RidgeGate Parkway Interchange Grand Opening
The new RidgeGate Parkway Interchange is at RidgeGate Parkway and I-25, approximately one mile south of Lincoln Avenue. It provides direct access to the Sky Ridge Medical Center and the RidgeGate development.
The Interchange design is similar to the nearby Lincoln Interchange with a partial cloverleaf of two loop ramps and was built for the 6-lane RidgeGate Parkway and 8-lane I-25.
A 12 foot path and an 8 foot sidewalk were constructed along RidgeGate Parkway at the Interchange, both elevated above the street.
Ames Construction was the construction contractor and PBS&J was the design engineer and construction manager.
The contract for the project was awarded in August 2007, with construction commencing in September 2007. The total cost of the project was $20.5 million.
It was a public/private project providing a solution to leverage CDOT’s resources to complete an improvement with regional benefits. Rampart Range Metropolitan District funded $13.5 million and CDOT funded $7 million. Other participants in the project included Coventry Development Corporation (right-of-way contribution), Douglas County (right-of-way contribution) and Sky Ridge Medical Center (provided easements). The City of Lone Tree owns the Interchange and is responsible for maintenance.
In addition to future widening work on I-25, there will be a new frontage road constructed between the RidgeGate Interchange and the Castle Pines Parkway Interchange. Direct access to Surrey Ridge Road and Schweiger Ranch from I-25 has been eliminated and access will be provided by the new frontage road.
The Interchange lays the foundation for the FasTracks’ end-of-line station for the Southeast Light Rail line. The extension of the southeast corridor light rail line into RidgeGate with three stations has been included in the RTD FasTracks Vision Plan.
Reduces traffic congestion and provides for regional connections (Lincoln Avenue, E-470, Parker Road, Castle Pines Parkway).
The Interchange will help to alleviate the traffic congestion on Lincoln Avenue just north on I-25. Traffic counts for Lincoln Avenue are:
East of I-25, 61,500 vehicles travel each day.
West of I-25, 37,500 vehicles travel each day.
I-25 carries 92,700 vehicles south of Lincoln and 106,800 vehicles north of Lincoln.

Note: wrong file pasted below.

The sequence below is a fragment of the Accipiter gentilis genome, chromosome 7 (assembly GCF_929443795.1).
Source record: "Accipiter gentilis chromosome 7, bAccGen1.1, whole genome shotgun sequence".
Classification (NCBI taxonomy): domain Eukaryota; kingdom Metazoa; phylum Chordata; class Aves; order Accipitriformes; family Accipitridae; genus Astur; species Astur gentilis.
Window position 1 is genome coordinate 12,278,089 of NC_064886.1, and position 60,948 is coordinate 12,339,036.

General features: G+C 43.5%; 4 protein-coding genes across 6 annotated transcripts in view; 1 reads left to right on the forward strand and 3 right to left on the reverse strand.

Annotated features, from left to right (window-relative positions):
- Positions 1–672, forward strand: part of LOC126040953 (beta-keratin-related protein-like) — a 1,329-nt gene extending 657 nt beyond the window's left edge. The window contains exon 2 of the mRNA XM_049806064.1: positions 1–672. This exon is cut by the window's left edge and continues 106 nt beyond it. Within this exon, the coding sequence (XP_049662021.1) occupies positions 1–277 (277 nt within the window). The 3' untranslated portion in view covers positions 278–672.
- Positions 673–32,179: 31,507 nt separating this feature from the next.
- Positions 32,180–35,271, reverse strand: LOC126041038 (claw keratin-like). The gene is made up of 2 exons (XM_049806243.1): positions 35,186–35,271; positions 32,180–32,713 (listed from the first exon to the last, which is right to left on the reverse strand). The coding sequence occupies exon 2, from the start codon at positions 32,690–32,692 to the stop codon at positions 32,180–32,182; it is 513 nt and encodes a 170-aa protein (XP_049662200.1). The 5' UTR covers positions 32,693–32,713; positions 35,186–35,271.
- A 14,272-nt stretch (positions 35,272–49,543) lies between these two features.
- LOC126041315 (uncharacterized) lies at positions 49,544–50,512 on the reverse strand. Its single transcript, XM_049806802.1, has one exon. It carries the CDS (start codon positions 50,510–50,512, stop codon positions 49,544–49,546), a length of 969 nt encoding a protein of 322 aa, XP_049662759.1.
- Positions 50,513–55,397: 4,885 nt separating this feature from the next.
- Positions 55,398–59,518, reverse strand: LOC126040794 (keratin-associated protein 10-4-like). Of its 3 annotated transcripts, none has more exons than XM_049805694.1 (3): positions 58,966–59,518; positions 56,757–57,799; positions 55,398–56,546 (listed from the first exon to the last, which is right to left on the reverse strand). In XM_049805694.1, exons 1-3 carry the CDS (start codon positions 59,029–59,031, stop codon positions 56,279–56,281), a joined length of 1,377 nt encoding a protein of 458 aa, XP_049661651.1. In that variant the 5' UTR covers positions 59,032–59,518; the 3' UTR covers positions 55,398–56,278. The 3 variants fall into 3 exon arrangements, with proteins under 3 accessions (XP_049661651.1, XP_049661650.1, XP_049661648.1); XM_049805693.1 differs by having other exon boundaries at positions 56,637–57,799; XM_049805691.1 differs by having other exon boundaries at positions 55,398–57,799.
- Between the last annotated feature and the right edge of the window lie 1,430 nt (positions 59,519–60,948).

2,560 vehicles exit the SB I-25 off-ramp during the p.m. peak hours.
1,790 vehicles enter the NB I-25 on-ramp in the p.m. peak hours.
In 2006, CDOT initiated an archaeological excavation to gather and preserve materials related to prehistoric Native American existence in the area, in preparation for the RidgeGate Interchange construction.
I-25/Ridgegate Interchange Archaeological Excavation Background Information
CDOT archaeologists first identified the RidgeGate site in late 1993. The site was discovered during a survey along I-25 prior to the construction of a southbound acceleration lane, and was revisited on several occasions through the 1990’s as additional interstate improvement projects were developed. The site was determined to possibly contain important buried archaeological materials related to prehistoric Native American occupation of the area as indicated by a scatter of chipped stone flakes and tools on the ground surface in proximity to a series of rock clusters east of the highway.
CDOT was able to avoid disruption of the site throughout the years until the RidgeGate Interchange project was developed in the early 2000’s.
In 2002, CDOT conducted small-scale excavations to determine the general nature and extent of the cultural deposits as the site was located at the approximate center point of the interchange.
A variety of stone artifacts were recovered and several of the rock features were more fully exposed. Radiocarbon analysis performed on charcoal obtained from one of the features provided a date of 950 AD, indicating that the site was occupied over 1,000 years ago; a second date obtained from a deeper soil sample provided an age in excess of 8,000 years ago, suggesting that evidence of earlier occupations might also be present.
Archaeological excavations were initiated by a CDOT consultant in late April 2006 in order to preserve the site. The artifacts and evidence collected suggested that the site was a temporary, short-term hunting camp used repeatedly by bands of Native Americans for at least several thousand years.
The excavations were completed in July 2007 and the artifacts are now on display in Douglas County.